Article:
The Ayni Way was launched in the fall of 2017. Prior to this I was making Ayahuasca pendants on my balcony with a few friends, and sending them to vendors in the US. Our idea was to generate funds for the reforestation of plant medicines while sustaining a modest life in Ecuador. After a trip to the coast at the beginning of 2017 to visit our Palo Santo maestro, Dante, I was inspired to create a Palo Santo and Ayahuasca pendant gift box. These boxes didn’t end up hitting the aesthetic spot initially, so they needed some kind of facelift. Later that year I invited my neighbour Nate to come and have a look. Nate has a talent for design and experienced in creating identities for brands... ideas were immediately exchanged and our project was born.
Blood, sweat and tears went into updating these sets, it was a community effort. For those of you who don’t know, this project began in a small, but lets say fruity, town in the Ecuadorian Andes called Vilcabamba. This place attracts a full spectrum of folks, and also a lot of talent in the creative field. The glue that keeps this community together is the willingness to help one another especially when it comes to getting projects off the ground.
Contributors who helped develop our box sets included - Fox, a retired Hollywood set designer, and Dennis who made the boxes; the natural fiber inserts were made by Daniel, a local artisan who makes paper out of sustainable plant material (watch his interview below); Alex and his wife Luz who spent a solid two months making the Aya pendants; Sylwi and Gabriel with the photography and filming; Susan who helped with our copy; and Nate who designed the print, website etc, and together with his wife Dova let us convert his downstairs into a mini factory that employed the local kids (all of working age ;)) to put the sets together. The result of all this was a box set that we were all proud of. They looked amazing. Handmade with love. Now that we had a finished product it was time to launch the website, but it wasn’t as simple as that.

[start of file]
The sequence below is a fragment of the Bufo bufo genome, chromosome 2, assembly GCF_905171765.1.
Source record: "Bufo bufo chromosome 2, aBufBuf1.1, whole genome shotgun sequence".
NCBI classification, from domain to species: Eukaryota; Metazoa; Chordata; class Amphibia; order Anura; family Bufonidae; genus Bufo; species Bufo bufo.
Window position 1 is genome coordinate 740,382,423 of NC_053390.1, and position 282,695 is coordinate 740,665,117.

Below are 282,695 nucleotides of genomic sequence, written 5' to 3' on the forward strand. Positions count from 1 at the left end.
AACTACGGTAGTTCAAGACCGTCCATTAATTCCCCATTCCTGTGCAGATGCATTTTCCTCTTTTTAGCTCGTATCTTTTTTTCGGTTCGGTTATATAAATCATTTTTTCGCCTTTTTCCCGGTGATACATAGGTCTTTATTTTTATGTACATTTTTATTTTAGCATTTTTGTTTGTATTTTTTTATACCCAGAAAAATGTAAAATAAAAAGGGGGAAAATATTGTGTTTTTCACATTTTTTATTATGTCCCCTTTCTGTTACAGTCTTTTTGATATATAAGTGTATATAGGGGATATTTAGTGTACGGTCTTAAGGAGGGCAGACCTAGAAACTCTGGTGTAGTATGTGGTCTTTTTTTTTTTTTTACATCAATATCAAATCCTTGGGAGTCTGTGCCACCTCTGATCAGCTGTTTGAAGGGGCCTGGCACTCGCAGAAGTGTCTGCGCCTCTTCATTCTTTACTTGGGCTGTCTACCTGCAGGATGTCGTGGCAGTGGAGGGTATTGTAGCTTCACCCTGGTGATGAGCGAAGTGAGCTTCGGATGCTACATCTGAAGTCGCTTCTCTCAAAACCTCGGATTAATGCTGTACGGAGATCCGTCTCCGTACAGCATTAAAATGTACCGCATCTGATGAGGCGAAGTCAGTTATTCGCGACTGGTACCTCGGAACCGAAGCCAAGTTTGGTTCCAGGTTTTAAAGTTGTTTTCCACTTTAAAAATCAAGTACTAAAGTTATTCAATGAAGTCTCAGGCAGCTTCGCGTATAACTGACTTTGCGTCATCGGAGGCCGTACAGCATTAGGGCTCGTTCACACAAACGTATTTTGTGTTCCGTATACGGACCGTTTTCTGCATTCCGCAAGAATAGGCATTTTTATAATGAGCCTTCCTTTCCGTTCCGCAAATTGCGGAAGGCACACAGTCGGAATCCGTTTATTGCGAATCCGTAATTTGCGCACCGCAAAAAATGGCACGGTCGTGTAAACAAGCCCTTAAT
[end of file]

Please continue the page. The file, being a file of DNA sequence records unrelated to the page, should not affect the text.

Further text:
In October 2017, we decided that our initial name ‘Aya Life’ didn’t reflect our true identity, so a decision was made to halt the launch until that was figured out. Within a month we came up with ‘The Ayni Way’, but we were now up against it to get our box to market in time for the holidays. In fact, the launch didn’t happen until 3 weeks before Christmas. We managed to sell a handful in this time but not enough for our morale to get the boost needed. The lead up to all this was also a bit of a whirlwind. Setting up a company in a not so straightforward country tested our patience, wallets, and sanity.
So, our timing was a little off. We were sitting on a bunch of gift sets and something was needed to get us off the ground. The idea was to hit the road in search of other products we could offer outside of holiday season - on a non existent budget. We had spent almost everything on getting to launch. I had enough to get on a bus, pay for a few weeks in a hostel and buy a handful of products that I could send back to Vilcabamba or the coast where I often visited to check in on our Palo Santo family.